Essay: The Insular I
People don’t like poetry. That, of course, is not universally true. True enough, a lot of poetry you read (or glance over) launches like the voice of someone you’re stuck with in an elevator. I write poetry, and I too get that twisty feeling when I’m afraid of being trapped by it. Poetry is a great medium for self-exploration; still, another party is involved—and many poems give the reader no story to grapple onto, no certain inkling of where this road (potentially, this hundred lines of “I”), is going.
I suspect students of poetry tend to be told they aren’t “digging deep enough”; that aspiring poets find themselves harangued also for harking back to sagas and chansons, even sonnets and pastorals. Inhibitions, if categorized as a sort of decorum, things associated with formalism, are thought anti-modern. To throw out all devices, all structure: rhyme, meter, punctuation, alliteration; to label these dishonest, manipulative, artificial…”pre” rather than “post”—is as fine a methodology as any, if it produces good art. (Regardless, we should allow room for every type of art.) If this produces volumes of factory product, built from aversions, and pandering to the new taskmaster…not so much.
There is an appealing fallacy that whatever time we live in is the cutting edge of modernity—all that passed before being dead and over. We imagine ourselves always progressing, everything of the now, real; everything old, fake in some way—not “vital”, or “true”, or “relevant”. The human race does progress, by centuries, and at the same time drags itself back. We have cars; we have air pollution. We have new phones; we have electronic junk. In art, everything is everything. No one thing has objectively proven superiority. And in the finding of popular taste a de facto bad taste, there is a kind of shadow colonialism. How can this notion be, without the assumption of a hoi-polloi, yourself in the high seat judging?
Then, a number of things of softness and sentiment, are—unfortunately—viewed as feminine, and denigrated for this, not always openly so.
Are blood and iron bigger than oxygen and song?
The challenge, when “I” tells the story, is that the narrator knows the outcome, and gets no help from the omniscient guiding force, who can’t live inside this head; while the narrator ought to see things only through his/her own eyes, either in chronology or memory. “I” feels honest, self-analytical, but is bound by nature to be dishonest as well. The revealing takes place, but the contract is missing, the implied statement of the eye in the sky: “I’m concealing information from you, and meting it out as I go along.”
I think of a man with a falcon
Who has set it to circle for prey
It seems that the bird cannot hear him
Though perhaps he has nothing to say
I think of things centered careering
When some law of physics has failed
I think this unhinging is nearing
Now madmen and tyrants prevail
Of course, this is doggerel, not Yeats’s “The Second Coming”—one of the poems most often cited on lists as a favorite. We don’t much want this “I” who stands aside from the action, offering opinions. Yeats did often write in rhyming couplets, or ABAB schemes. Part of the timelessness and strength of “The Second Coming” is that it has a varied meter and rhyme. And here, the poet references himself only twice, only in the voice of a dazed witness visited by vision.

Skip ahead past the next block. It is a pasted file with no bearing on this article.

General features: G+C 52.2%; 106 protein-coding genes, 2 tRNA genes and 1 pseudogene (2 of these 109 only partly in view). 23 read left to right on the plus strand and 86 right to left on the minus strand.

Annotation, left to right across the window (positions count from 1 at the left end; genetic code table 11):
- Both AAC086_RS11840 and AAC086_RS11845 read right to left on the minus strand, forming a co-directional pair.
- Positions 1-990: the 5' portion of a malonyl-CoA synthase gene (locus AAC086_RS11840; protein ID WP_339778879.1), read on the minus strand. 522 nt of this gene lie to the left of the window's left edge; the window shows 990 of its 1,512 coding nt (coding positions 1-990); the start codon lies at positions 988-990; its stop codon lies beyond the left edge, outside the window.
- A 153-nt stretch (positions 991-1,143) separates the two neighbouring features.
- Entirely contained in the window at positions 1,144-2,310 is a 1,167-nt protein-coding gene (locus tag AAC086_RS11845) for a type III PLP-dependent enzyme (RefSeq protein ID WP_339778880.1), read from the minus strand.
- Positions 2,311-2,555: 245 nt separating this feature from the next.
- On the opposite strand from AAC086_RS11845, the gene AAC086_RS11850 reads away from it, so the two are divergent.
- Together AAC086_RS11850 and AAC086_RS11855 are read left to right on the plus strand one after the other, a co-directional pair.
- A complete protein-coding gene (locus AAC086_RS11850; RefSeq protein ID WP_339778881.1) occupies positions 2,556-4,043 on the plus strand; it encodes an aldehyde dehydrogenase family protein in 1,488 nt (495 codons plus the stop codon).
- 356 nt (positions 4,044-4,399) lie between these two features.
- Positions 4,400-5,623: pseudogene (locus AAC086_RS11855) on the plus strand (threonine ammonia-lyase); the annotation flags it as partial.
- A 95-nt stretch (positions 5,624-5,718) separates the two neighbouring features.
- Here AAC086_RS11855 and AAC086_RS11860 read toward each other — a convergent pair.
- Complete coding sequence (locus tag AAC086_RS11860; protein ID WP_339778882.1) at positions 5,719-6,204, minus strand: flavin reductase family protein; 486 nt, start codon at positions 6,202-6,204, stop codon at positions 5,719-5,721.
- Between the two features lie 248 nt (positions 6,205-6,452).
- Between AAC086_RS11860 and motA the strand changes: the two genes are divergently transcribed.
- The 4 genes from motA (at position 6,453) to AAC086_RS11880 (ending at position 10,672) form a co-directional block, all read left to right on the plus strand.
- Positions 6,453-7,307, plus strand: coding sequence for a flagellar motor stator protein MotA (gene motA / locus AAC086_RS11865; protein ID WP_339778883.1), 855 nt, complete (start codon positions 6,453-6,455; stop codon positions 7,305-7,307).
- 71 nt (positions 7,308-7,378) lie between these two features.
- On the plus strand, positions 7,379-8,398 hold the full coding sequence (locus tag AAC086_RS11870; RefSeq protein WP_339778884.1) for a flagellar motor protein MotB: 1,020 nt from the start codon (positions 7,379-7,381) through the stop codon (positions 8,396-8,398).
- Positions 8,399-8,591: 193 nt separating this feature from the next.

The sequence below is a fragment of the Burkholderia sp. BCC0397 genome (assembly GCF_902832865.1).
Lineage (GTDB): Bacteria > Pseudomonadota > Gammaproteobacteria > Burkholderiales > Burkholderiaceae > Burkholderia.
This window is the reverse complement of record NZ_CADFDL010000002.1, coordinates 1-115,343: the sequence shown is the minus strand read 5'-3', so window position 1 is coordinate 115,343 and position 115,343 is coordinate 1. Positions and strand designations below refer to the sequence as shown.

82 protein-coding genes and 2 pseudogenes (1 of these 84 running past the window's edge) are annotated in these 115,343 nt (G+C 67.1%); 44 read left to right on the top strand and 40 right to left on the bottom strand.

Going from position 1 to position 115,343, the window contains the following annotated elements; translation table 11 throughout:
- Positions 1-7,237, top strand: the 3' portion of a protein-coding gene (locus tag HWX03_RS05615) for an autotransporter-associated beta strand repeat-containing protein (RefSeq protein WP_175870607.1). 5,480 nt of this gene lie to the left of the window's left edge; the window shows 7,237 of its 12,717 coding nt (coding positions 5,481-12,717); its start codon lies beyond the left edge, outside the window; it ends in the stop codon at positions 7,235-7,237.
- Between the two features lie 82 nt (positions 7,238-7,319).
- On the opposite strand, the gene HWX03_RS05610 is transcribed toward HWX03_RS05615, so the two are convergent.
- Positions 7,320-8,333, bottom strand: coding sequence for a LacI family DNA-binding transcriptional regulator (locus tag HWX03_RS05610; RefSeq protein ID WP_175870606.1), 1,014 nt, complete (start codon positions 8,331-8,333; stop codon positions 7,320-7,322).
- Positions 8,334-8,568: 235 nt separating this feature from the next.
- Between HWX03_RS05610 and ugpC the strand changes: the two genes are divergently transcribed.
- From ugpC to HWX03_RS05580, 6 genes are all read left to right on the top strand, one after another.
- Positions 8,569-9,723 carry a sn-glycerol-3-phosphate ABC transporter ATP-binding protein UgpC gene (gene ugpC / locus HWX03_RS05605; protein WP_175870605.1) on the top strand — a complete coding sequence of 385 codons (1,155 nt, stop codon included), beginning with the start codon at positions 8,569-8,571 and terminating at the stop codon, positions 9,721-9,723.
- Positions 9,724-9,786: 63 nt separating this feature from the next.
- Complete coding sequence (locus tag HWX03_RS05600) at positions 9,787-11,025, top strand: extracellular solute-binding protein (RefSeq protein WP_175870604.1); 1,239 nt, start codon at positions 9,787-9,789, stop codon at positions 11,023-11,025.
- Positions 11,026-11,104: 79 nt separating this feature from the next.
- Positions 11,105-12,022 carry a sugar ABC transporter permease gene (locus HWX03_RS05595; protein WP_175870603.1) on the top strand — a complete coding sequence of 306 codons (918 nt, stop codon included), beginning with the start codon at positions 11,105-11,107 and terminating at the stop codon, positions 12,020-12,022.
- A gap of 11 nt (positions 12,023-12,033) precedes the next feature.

I see lilacs bud in contrast with the brown earth
Soon I will see frost blight them dead
April a month that teases, promising and withholding
Though also rains of spring
Stir nostalgic longings; there, under snow, I am aware
Tubers catch the drip of melting
I know that lives of roots are small, yet they return
And this, for gaining an arguable intimacy, lacks the authority of “The Wasteland”. In Eliot’s work, the “I” is often the voice of a character, or one who keeps in the background (and may or may not be Eliot’s own confession), appearing late—the narrative is strong, declarative and imperative moods employed; the language delves deeper after a beginning crafted for rhetorical effect.
My eyes in morning see pale fingers clutched in rigor
Clover blossoms, a handful gathered
In a glass stayed on my bedstand
The alliteration of the vowels in “handful”, “gathered”, and “bedstand”, have a pleasing echo, and this snatch again has intimacy, but the reader may suspect the poem will maunder on, become a depressive inventory of sad things in a sad person’s room.
What if we introduce a character, and begin this piece as though telling a story?
Howie wakes and sees, on the bedstand, at his left hand
The little clutch of flowers he hadn’t wanted to throw away
The name gives you a picture of a particular type of person, direction from the expectation raised by this. Howie is a little sentimental, but we don’t see him over-signify the clover. The lines have an active rhythm; in this not wanting to throw the bouquet away, a plot point is implied, maybe one of sufficient interest to take the quease off, for a non-poetry lover.
Now, suppose we toss this out using a speech-maker’s language?
What pale fingers rise above the crystal rim
Attention-getting…but over-rich. However, many beloved quotes from the canon roll out with such portentousness. Rilke’s “Requiem for a Friend” begins:
Ich habe Tote, und ich ließ sie hin
In every translation I’ve seen, this in English is:
I have my dead, and I have let them go
The words are declarative and rhythmic, their tone not that of therapy-language. The poem, for the author was, however, therapeutic—a long study on the nature of death, what relationship the dead have to the living.
As poets we have things to say, worth writing down. Those things may be told allegorically, through a figure conjured from the ranks of the ordinary. We don’t want to deny ourselves the best means of communication, by substituting one type of reaction for another, but use all the tools our medium has left us in legacy.
2017, Stephanie Foster